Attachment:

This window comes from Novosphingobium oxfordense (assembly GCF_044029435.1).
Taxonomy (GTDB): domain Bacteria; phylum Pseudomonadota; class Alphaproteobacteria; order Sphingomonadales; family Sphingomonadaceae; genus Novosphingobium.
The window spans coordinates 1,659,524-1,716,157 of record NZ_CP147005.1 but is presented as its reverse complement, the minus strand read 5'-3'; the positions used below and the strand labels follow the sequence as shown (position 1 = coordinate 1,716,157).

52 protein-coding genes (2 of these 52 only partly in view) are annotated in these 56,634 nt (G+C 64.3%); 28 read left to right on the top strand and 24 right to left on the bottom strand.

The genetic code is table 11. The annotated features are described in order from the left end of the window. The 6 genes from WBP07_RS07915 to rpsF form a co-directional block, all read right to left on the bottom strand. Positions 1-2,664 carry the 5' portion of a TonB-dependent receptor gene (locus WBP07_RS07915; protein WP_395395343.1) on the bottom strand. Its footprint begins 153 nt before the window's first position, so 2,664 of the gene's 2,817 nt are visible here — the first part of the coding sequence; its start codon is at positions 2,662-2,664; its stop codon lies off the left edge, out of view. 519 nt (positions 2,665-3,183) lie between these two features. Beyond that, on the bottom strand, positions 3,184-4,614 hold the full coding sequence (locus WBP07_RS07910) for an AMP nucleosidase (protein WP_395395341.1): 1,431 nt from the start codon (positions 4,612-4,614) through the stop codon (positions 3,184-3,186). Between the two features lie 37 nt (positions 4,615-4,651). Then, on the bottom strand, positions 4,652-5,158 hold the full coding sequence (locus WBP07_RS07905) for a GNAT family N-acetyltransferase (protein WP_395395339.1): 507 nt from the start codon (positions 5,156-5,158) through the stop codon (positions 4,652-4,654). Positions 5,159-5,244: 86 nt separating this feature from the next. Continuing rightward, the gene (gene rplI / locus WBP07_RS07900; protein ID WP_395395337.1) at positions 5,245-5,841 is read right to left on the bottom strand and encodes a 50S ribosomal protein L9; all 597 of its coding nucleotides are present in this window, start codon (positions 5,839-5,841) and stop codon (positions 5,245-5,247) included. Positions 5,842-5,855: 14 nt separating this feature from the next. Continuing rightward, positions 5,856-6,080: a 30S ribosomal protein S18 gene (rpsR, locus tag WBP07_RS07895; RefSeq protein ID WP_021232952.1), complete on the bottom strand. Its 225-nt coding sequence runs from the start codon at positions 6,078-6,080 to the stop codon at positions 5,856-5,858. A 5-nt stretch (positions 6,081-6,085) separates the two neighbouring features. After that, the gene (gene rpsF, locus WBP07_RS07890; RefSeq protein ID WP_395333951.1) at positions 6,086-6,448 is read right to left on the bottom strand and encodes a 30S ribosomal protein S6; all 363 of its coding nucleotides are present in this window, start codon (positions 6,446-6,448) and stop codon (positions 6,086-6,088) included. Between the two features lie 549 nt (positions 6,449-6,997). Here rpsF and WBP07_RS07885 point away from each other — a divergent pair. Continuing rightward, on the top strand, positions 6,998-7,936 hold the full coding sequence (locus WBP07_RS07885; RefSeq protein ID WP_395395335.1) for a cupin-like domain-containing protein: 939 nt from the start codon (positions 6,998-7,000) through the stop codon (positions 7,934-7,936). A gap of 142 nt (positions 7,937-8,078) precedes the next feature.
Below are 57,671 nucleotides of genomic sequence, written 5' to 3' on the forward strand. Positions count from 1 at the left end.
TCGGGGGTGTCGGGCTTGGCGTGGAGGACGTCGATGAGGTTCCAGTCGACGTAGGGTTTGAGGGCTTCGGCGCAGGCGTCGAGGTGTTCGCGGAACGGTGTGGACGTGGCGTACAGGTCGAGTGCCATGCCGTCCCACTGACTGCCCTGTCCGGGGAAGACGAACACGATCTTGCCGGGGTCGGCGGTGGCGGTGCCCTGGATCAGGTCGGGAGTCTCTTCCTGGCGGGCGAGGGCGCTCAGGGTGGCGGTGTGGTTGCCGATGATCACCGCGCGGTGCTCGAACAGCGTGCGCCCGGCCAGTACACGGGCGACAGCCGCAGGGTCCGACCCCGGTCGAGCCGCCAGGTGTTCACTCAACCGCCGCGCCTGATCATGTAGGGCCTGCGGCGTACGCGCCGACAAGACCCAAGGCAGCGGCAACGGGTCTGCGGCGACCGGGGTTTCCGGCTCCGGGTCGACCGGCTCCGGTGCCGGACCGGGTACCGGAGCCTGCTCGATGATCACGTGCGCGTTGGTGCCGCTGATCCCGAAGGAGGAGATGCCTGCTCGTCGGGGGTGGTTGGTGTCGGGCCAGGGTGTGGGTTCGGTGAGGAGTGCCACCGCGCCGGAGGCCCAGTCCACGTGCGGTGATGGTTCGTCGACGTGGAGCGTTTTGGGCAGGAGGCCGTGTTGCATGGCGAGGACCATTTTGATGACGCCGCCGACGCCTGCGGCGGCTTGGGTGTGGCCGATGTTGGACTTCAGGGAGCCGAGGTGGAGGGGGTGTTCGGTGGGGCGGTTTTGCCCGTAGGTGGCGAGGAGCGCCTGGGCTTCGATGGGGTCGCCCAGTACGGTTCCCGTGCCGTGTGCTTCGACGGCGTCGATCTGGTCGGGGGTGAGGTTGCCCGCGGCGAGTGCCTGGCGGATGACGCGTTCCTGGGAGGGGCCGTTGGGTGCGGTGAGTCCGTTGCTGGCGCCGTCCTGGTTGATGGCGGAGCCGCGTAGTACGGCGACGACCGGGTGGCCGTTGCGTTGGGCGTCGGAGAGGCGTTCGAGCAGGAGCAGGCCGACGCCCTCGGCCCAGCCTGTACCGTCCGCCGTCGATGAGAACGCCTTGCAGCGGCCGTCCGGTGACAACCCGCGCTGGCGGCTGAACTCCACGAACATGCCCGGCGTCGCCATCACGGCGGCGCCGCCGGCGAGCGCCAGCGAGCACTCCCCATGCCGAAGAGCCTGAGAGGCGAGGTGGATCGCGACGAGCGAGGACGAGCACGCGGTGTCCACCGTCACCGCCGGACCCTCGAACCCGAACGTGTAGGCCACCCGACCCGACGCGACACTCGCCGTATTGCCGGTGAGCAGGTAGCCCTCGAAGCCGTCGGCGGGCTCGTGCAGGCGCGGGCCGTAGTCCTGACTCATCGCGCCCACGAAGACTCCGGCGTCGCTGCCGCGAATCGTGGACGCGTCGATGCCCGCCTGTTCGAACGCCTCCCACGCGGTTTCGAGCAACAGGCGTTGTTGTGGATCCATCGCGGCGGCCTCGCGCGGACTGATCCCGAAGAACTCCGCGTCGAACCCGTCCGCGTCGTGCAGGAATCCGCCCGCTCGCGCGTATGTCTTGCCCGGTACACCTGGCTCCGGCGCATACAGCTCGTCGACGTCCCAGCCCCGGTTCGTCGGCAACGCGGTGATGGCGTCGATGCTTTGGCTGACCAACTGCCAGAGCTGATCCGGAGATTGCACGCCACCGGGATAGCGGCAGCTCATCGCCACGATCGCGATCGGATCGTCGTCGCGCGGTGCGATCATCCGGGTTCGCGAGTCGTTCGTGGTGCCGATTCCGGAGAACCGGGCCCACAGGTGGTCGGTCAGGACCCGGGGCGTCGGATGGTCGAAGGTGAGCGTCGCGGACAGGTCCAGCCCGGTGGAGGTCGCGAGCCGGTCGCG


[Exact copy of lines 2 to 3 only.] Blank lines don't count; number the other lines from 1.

Taxonomy (GTDB): domain Bacteria; phylum Pseudomonadota; class Alphaproteobacteria; order Sphingomonadales; family Sphingomonadaceae; genus Novosphingobium.
The window spans coordinates 1,659,524-1,716,157 of record NZ_CP147005.1 but is presented as its reverse complement, the minus strand read 5'-3'; the positions used below and the strand labels follow the sequence as shown (position 1 = coordinate 1,716,157).